Why numbers don't matter
I’ve had a few girls lately raising their concerns regarding weight/fat loss and the number reflecting on the scale… It made me a bit sad to hear that the scale still seem to be such a big thing in our lives. Why do we get so worried if that number on the scale is higher than it used to be? If we feel great about ourselves and then decide to jump on the scale to check on our “progress”, only to find out that this freakn scale just isn’t moving, or the number is even higher than the week before, our mood will come crushing down. Down to level zero; our day or even week is ruined. Sounds familiar? Why do we do this? Why do we measure our self-esteem? Why do we let a scale decide how we should and shouldn’t feel about ourselves?
Trust me, I get it! I used to be exactly like that. When I started to develop my interest and passion about health & fitness, I was researching all sorts of things regarding “weight loss”. I was never overweight but as many other people out there, I was “inspired” by many fake social media and magazines’ photos of perfectly shaped bodies and yeah I wanted to lean up too.
Now, when you google exactly that, there will be what feels like 22 million different opinions and every theory will contradict the other. However, a few years ago the dominant word out there was to count calories, that fat and carbs are the enemy, to consume light/fat free products oh and that women shouldn’t lift heavy weights. Apparently it’s dangerous… do cardio instead they said. Okay, so there I was, reading women’s health magazines and planning my calories for the day, whilst mentally preparing myself for a two hour gym session, where I would mainly jump on the stepping machine and follow a light weight gym program. You know THOSE kind of programs; do 30 sets of 200 reps with 3kg Dumbbells.
Calories and the scale played a big role in my life. I would obsessively type everything I ate into a calorie counting app and got a big satisfaction once I added my gym session to it, which would allow me to consume a few more calories, since I have burned some at the gym. I would go for the low fat produce, as it is fewer in calories. The number of calories on the package was all that mattered to me at that time. At the start I probably wanted to weigh myself every day but decided that was probably overdoing it a bit (good on you myself, you were nearly there!), so I probably weighed myself once a week. Trust me if that scale went up compared to the week before I was NOT a happy person. Hello cranky little Swiss. I could not stop thinking about the reasons why I have gained weight in the week that has just passed… Did I forget to add a meal to my calorie counter? Did I sleep walk and ate all the chocolate in the house?.. Or is it the cheese; I should probably stop eating cheese and I should just cut my portions in half or why not live off vegetables, dipped in air, for a week.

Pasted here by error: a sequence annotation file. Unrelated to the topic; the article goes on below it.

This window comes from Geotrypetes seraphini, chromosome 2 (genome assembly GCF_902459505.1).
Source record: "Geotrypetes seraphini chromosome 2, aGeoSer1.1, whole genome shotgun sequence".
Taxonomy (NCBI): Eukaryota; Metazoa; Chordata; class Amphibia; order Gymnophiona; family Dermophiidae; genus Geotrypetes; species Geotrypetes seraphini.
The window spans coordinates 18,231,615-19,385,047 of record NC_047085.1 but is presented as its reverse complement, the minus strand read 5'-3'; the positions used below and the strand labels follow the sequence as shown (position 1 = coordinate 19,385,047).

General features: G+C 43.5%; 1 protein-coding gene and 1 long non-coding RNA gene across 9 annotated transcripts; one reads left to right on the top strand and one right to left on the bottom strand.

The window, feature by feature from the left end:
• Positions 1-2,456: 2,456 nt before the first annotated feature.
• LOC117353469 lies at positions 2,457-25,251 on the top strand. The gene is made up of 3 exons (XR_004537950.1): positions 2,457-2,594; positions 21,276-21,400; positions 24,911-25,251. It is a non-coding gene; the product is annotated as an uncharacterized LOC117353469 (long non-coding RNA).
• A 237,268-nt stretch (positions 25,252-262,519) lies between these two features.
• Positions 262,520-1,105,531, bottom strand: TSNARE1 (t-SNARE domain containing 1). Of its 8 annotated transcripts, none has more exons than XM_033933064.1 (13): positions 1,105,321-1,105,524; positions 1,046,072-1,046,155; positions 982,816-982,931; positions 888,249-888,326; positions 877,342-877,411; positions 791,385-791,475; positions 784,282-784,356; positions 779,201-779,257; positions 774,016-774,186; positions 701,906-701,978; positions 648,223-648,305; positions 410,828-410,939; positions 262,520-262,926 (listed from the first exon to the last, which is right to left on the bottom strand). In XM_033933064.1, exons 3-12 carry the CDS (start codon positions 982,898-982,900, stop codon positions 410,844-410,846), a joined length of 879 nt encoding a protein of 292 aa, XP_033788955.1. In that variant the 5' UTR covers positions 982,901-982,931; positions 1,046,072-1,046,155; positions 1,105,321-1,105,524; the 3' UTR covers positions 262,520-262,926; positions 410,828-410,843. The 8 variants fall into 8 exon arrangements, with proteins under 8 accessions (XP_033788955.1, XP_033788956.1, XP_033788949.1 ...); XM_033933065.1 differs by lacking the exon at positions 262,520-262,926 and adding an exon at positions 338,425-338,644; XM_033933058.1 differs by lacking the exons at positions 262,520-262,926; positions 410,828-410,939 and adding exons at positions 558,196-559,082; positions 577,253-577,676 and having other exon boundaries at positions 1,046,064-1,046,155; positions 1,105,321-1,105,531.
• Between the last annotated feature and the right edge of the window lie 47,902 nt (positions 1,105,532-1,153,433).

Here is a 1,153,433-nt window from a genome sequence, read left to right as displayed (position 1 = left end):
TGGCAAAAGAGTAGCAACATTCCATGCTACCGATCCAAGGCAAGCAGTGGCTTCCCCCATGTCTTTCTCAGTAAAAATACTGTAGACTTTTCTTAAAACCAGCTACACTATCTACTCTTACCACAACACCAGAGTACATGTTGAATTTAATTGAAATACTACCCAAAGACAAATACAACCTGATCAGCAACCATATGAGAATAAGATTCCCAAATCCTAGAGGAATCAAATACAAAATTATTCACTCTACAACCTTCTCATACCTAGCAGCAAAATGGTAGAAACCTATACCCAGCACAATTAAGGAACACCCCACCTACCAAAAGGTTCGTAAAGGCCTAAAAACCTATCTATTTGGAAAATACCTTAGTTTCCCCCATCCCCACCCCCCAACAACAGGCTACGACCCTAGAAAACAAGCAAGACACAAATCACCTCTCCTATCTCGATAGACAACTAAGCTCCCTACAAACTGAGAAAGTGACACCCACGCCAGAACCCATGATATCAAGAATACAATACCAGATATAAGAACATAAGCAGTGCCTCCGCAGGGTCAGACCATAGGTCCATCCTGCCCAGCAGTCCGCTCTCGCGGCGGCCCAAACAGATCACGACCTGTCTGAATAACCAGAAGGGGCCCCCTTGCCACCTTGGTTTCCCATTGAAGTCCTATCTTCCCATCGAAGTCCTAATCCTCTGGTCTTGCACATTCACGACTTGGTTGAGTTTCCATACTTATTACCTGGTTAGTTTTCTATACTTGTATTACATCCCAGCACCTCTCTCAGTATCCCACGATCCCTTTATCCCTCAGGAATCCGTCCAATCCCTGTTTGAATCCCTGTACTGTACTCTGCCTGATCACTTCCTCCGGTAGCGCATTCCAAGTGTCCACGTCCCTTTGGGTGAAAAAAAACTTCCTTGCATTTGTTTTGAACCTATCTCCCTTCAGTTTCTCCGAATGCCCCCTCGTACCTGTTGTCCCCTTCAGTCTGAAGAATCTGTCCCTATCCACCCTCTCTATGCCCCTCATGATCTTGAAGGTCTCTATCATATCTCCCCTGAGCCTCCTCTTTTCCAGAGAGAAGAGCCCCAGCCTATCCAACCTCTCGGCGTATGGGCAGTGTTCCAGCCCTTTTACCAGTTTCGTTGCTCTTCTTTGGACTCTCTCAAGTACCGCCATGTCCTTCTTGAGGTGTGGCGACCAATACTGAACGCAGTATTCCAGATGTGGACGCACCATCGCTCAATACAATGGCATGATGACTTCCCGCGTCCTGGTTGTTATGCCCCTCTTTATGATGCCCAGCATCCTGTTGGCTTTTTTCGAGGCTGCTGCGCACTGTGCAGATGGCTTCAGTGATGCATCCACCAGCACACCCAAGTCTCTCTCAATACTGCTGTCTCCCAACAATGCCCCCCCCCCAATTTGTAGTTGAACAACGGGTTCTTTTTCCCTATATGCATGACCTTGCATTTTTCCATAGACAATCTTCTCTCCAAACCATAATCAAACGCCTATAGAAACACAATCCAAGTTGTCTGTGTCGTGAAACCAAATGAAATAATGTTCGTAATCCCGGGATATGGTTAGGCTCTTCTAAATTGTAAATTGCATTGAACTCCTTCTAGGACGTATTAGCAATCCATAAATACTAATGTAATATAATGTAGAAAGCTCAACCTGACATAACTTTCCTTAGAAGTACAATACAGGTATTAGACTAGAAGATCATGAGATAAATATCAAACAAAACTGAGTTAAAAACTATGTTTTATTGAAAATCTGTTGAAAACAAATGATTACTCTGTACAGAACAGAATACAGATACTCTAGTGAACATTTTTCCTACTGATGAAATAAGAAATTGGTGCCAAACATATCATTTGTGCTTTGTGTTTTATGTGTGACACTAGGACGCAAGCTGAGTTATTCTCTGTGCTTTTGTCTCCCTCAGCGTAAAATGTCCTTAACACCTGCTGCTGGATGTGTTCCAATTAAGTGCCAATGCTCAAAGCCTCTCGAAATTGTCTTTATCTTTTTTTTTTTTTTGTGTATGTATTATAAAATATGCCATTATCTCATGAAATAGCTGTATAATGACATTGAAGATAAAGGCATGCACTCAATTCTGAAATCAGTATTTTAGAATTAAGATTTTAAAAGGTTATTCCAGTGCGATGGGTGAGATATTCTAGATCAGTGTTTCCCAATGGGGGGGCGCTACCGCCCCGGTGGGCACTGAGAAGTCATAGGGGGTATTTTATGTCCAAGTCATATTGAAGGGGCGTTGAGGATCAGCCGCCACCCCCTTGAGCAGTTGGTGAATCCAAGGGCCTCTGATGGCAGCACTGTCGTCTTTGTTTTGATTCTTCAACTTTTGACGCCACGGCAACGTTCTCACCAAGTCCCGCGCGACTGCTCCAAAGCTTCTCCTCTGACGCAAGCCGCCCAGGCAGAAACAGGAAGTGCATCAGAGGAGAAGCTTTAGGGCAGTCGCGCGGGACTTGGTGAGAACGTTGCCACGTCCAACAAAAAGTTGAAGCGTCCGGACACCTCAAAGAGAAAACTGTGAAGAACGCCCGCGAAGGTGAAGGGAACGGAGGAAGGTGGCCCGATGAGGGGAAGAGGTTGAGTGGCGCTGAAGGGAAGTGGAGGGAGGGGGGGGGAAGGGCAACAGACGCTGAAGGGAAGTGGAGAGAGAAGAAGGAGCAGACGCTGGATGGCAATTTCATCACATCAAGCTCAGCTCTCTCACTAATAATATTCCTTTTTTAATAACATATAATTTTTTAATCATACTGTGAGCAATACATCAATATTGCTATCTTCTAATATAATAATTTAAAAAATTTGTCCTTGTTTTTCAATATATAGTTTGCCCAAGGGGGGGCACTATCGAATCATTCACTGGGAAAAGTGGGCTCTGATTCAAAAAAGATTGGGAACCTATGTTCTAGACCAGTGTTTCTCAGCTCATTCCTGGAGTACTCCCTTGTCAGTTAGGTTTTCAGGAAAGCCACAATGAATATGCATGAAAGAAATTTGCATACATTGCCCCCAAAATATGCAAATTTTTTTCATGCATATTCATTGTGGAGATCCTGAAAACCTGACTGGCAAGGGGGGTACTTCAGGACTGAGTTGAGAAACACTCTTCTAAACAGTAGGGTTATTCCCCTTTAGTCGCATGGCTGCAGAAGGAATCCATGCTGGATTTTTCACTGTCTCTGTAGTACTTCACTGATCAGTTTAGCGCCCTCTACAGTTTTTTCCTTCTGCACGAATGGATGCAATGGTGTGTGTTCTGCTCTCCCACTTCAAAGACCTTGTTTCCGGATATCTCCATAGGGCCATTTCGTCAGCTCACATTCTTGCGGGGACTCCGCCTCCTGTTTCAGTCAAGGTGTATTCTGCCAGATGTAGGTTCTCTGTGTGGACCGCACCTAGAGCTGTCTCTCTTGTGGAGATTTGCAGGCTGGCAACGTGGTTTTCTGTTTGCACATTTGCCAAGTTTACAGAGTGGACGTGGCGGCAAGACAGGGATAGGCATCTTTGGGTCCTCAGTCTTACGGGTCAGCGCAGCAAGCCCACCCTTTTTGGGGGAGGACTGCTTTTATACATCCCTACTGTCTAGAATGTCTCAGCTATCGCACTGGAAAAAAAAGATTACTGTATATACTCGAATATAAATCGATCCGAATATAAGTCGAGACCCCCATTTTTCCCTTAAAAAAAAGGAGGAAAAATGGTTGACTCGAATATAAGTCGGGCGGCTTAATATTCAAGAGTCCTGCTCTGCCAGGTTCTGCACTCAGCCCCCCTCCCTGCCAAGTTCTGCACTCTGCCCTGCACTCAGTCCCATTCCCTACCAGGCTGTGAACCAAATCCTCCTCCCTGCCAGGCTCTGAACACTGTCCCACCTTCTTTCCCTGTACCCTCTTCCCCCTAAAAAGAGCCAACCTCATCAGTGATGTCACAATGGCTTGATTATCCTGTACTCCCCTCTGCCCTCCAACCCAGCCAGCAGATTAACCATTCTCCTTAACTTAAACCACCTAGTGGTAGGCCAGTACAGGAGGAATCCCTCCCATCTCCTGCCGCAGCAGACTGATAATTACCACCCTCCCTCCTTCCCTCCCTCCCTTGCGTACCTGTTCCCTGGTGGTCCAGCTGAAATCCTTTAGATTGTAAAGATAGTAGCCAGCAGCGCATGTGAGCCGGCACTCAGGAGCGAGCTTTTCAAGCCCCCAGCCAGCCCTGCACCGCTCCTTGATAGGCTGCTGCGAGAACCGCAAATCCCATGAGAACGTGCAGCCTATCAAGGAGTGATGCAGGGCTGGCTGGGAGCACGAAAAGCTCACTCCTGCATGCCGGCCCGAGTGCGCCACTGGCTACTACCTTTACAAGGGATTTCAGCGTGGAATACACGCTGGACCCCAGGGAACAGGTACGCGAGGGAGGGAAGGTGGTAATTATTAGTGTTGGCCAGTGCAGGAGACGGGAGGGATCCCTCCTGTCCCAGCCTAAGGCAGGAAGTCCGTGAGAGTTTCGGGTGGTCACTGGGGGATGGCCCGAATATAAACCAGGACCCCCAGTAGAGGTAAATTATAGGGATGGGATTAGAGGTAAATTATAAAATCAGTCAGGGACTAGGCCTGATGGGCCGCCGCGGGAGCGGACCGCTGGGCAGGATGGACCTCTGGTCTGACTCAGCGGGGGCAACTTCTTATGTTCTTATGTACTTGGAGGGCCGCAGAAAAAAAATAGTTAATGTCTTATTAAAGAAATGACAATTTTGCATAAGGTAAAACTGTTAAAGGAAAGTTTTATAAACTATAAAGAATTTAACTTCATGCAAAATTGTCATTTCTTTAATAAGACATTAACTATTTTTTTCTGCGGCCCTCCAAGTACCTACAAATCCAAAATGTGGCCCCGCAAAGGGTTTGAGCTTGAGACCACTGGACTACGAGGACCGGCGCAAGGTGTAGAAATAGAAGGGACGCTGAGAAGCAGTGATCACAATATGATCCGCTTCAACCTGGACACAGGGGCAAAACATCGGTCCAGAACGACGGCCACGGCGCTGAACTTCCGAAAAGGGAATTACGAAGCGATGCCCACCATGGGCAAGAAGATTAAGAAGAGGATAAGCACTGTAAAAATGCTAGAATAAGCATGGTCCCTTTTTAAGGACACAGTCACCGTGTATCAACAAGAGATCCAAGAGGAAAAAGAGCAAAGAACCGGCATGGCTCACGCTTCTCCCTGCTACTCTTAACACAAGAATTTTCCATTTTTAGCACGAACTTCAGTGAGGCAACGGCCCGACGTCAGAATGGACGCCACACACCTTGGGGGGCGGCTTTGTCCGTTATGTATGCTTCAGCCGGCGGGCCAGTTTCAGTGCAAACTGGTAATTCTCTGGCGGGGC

Okay, I never went to the extreme, like not eating cheese; which would be ridiculous and completely cheating on who I truly am.
Hmm cheese.. “MICHAEL, DO WE HAVE ENOUGH CHEESE FOR TONIGHT??” Okay, moving on.
Back to the old me.
Counting calories and stepping on the scale is quite similar to me; both are very obsessive. However, a higher number on the scale could be something so simple, like water in your body, what you ate the night before, digestion, menstrual cycle etc. etc. but I completely ignored all that and let the scale decide of how I felt about myself any my progress. Going out for dinner with friends was a tricky situation. I would make sure to deliberately eat less during the day, so that my calculator would still be happy. It basically just took the fun out of going out, as calories and the number on the scale in the end, were always on my mind.
I was definitely getting fitter, as I did exercise regularly but the obsession over calories and scale definitely wasn’t worth it because it was only moving between a few kgs more or less. However, I did learn a lot from that journey and I don’t completely disagree with calories (more to that in a different blog I think).
After a few years, I started to read and research different things like, is fat and carbs really that bad etc. I slowly started to change my mind. I read the book “accidentally overweight by Dr. Libby”, which definitely changed the way I was looking at food. I was always eating pretty healthy but I thought I was making good choices by consuming low fat produce and I would avoid food like avocados because they are high in fat (and therefore high in calories), although I LOVED avocados. Basically, I moved away from worrying about calories and started eating what I enjoy. At that time I was still a bit obsessed with the scale but it was great to see that it did not make a difference. I was now eating more, better quality food, didn’t worry about calories and I did not put on weight. It took me a while to shake those habits but after a while I put the scale away. They are now sitting in the wardrobe. This was a pretty big step for me, after years of obsessing over it. I told myself that if my clothes don’t fit me anymore, I can always get them back out to track my weight again but I never did. It was such a relief to properly realise, that I can trust myself and don’t have to worry about other factors to tell me if I am making progress or not.
So have I made progress? Yes, I have definitely gotten stronger, fitter and a bit leaner too. I have changed my training and I love lifting some heavier weights and I do believe the only way to lean up is by including weight training and to build muscles. My old stepping-machine-cardio self would not have believed that